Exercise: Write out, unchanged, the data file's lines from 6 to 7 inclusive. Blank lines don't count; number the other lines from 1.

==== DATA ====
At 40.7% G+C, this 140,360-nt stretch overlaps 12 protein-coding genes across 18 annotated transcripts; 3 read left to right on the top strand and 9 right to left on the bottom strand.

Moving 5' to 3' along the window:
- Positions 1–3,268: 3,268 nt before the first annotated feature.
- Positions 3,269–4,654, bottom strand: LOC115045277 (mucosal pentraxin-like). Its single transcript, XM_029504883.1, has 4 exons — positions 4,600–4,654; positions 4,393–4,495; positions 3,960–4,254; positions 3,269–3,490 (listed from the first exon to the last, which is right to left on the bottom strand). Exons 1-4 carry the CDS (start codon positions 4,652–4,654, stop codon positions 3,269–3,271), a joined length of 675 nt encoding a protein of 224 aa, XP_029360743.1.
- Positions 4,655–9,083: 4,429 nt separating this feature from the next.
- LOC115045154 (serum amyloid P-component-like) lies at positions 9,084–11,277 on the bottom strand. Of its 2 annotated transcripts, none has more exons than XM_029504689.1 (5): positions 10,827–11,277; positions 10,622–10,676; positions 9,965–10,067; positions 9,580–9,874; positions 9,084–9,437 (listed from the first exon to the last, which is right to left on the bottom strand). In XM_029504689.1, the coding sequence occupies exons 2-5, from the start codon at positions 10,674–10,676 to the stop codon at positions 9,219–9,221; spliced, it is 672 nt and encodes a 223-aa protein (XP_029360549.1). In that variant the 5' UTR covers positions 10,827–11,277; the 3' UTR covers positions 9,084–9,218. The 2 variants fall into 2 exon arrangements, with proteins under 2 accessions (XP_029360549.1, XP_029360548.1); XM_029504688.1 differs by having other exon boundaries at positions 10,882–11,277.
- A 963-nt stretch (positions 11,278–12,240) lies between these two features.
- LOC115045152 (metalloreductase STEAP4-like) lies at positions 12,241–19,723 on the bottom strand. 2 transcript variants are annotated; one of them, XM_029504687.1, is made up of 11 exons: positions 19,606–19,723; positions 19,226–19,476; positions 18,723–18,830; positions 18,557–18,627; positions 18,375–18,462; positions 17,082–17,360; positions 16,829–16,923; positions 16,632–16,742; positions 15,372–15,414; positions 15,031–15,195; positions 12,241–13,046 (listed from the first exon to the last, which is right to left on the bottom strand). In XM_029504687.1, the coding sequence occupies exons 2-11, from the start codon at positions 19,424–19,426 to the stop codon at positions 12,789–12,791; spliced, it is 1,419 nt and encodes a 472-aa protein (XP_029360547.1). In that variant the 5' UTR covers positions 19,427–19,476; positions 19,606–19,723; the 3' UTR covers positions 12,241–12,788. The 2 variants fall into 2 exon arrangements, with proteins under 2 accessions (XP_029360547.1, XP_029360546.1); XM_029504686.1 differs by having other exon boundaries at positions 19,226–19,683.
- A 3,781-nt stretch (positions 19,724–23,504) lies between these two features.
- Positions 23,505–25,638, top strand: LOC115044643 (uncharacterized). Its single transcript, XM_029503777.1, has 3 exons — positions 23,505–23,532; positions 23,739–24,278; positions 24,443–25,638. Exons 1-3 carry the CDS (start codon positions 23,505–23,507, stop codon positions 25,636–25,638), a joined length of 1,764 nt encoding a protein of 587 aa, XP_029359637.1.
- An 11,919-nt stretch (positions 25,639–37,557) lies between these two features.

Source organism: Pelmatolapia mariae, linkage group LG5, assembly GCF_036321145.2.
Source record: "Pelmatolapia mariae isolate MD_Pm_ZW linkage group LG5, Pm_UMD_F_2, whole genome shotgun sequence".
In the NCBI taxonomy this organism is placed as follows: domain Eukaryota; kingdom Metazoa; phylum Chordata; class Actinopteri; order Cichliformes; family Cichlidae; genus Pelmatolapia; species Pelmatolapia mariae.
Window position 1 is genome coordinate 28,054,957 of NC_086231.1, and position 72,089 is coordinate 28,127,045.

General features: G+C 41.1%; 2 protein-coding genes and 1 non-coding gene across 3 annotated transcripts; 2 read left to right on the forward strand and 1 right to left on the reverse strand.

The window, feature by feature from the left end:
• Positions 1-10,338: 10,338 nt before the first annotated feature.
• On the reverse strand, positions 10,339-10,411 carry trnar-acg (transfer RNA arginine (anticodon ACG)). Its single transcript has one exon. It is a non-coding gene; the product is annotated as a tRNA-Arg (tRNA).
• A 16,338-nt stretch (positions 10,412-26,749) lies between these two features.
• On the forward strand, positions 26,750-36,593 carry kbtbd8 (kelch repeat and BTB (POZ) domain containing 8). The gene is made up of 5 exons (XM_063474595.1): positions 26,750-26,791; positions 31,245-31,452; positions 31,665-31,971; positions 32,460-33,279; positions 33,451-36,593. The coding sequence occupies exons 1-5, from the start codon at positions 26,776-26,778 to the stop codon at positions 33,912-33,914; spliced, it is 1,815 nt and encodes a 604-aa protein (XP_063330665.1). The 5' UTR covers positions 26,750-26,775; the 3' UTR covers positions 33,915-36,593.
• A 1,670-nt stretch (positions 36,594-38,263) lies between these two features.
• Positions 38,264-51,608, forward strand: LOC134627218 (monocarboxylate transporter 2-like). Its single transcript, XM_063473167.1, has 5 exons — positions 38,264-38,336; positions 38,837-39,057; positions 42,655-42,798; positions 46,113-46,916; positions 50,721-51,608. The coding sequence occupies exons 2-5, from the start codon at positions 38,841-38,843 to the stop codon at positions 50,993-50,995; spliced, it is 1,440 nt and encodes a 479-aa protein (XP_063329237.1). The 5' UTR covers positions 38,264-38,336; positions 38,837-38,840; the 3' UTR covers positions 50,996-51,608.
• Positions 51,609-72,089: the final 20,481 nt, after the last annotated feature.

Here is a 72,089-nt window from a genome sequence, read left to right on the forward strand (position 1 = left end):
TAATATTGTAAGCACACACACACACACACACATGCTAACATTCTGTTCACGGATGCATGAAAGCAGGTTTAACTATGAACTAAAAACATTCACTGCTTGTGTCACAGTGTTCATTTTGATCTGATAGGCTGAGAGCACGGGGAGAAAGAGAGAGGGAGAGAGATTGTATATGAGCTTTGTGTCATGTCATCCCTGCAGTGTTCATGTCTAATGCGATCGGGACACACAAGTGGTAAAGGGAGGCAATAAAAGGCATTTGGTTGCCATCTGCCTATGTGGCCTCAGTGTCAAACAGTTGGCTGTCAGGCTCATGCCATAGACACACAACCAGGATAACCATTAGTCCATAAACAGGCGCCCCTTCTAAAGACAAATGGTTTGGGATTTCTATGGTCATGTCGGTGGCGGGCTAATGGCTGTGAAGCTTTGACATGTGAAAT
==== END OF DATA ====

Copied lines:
- LOC115045154 (serum amyloid P-component-like) lies at positions 9,084–11,277 on the bottom strand. Of its 2 annotated transcripts, none has more exons than XM_029504689.1 (5): positions 10,827–11,277; positions 10,622–10,676; positions 9,965–10,067; positions 9,580–9,874; positions 9,084–9,437 (listed from the first exon to the last, which is right to left on the bottom strand). In XM_029504689.1, the coding sequence occupies exons 2-5, from the start codon at positions 10,674–10,676 to the stop codon at positions 9,219–9,221; spliced, it is 672 nt and encodes a 223-aa protein (XP_029360549.1). In that variant the 5' UTR covers positions 10,827–11,277; the 3' UTR covers positions 9,084–9,218. The 2 variants fall into 2 exon arrangements, with proteins under 2 accessions (XP_029360549.1, XP_029360548.1); XM_029504688.1 differs by having other exon boundaries at positions 10,882–11,277.
- A 963-nt stretch (positions 11,278–12,240) lies between these two features.